There was a moment deep into injury time in the Liga MX final first leg on Thursday that had the potential to define the series before the first game had even ended.
Fernando Navarro swung in a freekick and Rafa Marquez’s deflected header seemed to loop downwards in slow motion, with America ‘keeper Moises Munoz grounded.
But the ball didn’t nestle into the net, instead bouncing off the top side of the crossbar, meaning America lives to fight for famous consecutive championships – and its record 12th title – in the Estadio Azteca on Sunday.
Nevertheless, at 2-0 down to Leon, the team from Guanajuato state has a significant advantage and one that should see it block Miguel Herrera’s dream of winning a second title before taking over the national team.
The irony was that America – which had relied on superior finishing to get past a sprightly Tigres and a Toluca which took a lead into the second leg - was the better team and if Colombian Luis Gabriel Rey had enjoyed a better night in front of goal, it would’ve been a different story altogether.
“I liked how America played, we created opportunities, but we couldn’t finish,” said Herrera in the postgame press conference. “Now we’ll go to the Azteca to try and turn the situation around.”
Leon’s Carlos Pena was a contender for man of the match - with rumors swirling that European scouts were watching him - driving forward in the first half and drilling in the opening goal from the edge of the penalty box.
“I didn’t know (about the scouts), I just try to be really concentrated with my team, to do things well and put the cherry on the cake with this championship,” Pena told Fox TV after the game.
Scouts would’ve been impressed by a 23-year-old, who has hit the form of his life over the last few months, as perhaps would the world’s richest person Carlos Slim, who was in attendance as part of the club’s ownership group.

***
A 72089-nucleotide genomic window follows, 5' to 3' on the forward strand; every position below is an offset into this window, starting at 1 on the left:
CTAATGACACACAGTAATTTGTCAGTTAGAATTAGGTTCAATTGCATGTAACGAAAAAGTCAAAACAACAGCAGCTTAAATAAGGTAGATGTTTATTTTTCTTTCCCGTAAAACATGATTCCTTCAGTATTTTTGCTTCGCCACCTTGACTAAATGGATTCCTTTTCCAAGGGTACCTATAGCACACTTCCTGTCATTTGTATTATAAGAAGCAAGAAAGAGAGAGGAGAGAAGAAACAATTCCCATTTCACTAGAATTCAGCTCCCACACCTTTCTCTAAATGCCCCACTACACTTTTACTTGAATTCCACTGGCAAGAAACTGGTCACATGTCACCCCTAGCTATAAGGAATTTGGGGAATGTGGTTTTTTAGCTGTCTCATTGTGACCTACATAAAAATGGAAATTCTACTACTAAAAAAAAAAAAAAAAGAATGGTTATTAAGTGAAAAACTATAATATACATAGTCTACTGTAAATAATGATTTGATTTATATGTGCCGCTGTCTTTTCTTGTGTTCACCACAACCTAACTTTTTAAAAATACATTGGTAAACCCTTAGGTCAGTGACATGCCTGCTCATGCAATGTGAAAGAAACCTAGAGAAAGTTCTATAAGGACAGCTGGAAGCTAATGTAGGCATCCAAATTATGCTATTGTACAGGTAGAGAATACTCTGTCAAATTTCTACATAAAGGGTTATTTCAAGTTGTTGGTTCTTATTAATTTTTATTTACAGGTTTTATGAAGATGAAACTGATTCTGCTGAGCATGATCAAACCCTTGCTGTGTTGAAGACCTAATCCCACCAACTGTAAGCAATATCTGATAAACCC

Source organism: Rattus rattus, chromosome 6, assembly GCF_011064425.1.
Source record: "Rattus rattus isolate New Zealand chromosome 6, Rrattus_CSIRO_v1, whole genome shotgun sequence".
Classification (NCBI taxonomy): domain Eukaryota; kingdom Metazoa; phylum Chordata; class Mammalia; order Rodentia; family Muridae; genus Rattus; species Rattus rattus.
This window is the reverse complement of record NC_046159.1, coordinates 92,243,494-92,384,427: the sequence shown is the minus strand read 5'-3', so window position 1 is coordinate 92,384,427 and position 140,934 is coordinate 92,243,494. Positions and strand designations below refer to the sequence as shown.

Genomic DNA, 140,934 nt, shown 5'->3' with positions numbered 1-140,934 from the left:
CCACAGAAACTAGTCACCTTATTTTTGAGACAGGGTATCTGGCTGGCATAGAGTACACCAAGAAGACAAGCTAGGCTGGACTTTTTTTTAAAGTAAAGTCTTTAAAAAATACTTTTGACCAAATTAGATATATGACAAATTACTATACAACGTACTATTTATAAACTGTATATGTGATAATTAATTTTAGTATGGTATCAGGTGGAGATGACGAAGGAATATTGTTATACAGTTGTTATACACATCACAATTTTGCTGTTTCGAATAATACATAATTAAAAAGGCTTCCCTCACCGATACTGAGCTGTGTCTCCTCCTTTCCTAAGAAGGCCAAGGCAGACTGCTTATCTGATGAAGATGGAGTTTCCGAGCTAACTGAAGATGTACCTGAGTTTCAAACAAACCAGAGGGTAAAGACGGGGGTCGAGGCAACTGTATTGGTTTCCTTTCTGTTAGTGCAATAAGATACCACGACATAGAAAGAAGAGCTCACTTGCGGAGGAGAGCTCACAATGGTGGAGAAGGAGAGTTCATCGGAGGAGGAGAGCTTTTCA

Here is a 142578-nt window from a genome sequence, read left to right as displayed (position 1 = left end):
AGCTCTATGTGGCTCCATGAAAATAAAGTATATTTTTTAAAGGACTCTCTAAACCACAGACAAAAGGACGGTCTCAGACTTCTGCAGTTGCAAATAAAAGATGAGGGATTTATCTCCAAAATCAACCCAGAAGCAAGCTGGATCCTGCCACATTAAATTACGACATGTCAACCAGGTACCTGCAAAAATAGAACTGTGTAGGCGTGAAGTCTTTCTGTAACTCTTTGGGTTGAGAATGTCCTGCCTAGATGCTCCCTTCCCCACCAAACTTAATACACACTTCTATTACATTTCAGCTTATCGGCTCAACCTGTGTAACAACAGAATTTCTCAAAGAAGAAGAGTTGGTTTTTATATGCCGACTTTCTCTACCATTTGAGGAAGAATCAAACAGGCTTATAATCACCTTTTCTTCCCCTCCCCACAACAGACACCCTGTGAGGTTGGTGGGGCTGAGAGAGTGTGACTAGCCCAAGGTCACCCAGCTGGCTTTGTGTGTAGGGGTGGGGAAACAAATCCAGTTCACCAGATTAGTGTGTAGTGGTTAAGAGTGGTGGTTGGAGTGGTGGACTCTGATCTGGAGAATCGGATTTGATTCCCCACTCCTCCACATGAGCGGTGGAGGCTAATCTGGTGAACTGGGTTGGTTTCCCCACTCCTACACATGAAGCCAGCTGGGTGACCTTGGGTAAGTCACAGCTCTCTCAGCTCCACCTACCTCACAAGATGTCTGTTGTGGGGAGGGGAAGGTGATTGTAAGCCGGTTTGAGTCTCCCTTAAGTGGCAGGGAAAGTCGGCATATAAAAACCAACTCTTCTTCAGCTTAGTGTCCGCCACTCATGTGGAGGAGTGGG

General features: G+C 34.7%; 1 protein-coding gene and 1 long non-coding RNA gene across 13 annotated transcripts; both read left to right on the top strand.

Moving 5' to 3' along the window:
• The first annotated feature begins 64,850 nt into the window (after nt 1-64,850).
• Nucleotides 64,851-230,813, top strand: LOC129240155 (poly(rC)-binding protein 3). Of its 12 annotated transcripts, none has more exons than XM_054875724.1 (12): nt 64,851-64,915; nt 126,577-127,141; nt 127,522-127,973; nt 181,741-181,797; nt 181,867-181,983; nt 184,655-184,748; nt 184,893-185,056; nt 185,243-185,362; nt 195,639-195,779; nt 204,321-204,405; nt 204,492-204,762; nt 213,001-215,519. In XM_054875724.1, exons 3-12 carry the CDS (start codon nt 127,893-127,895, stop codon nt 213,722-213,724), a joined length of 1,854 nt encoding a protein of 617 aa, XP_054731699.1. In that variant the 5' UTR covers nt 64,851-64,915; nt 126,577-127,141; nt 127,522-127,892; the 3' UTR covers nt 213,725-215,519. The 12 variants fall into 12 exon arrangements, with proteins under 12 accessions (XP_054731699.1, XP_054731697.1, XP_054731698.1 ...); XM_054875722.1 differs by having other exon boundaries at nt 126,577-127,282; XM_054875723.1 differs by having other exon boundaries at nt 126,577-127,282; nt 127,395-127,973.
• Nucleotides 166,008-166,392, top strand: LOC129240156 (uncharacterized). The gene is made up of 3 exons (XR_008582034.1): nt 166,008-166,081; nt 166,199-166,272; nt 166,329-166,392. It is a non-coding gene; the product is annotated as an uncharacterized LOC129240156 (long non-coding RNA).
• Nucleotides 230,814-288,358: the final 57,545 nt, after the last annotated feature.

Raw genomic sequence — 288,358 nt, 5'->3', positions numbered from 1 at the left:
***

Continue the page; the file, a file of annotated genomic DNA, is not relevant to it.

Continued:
Leon pushed in the latter part of the second half, but after the break America showed its quality and forced Los Panzas Verdes onto the back foot, gradually turning the screw.
‘Keeper William Yarbrough was forced into a couple of fine saves, but even if Leon is slightly slow in defense and was getting overrun in midfield, it is a constant threat going forward, as 17 goals in its last five games highlighted.
Argentine striker Mauro Boselli had done very little aside from defensive work in the game, but pounced with a subtle finish in the 77th minute to grab a vital second for Leon. That was his eighth goal in his last six games.
Herrera felt aggrieved with the refereeing decisions, but the hard truth was that while his team played well, it was Leon that put the ball in the net.
Coming back is a big ask even for America, but it is aided by the fact there is no away goals rule in the Liga MX final, meaning any two-goal victory is enough to take the game to extra time.
With 100,000 tickets already sold for Sunday’s second leg, the crowd will be an important factor in driving America forward from the off and while Las Aguilas have only won one in eight Liga MX games, it has lost just once at home in 23 games during 2013.
Incredibly, America has also won seven of its last 10 home games by a margin of two goals or more.
Leon won’t sit back. It isn’t in the team or coach Gustavo Matosas’ DNA.
“We’re going to go out to win (in the Azteca),” Matosa stated at his press conference afterwards.
Sunday’s return leg really can’t come quickly enough.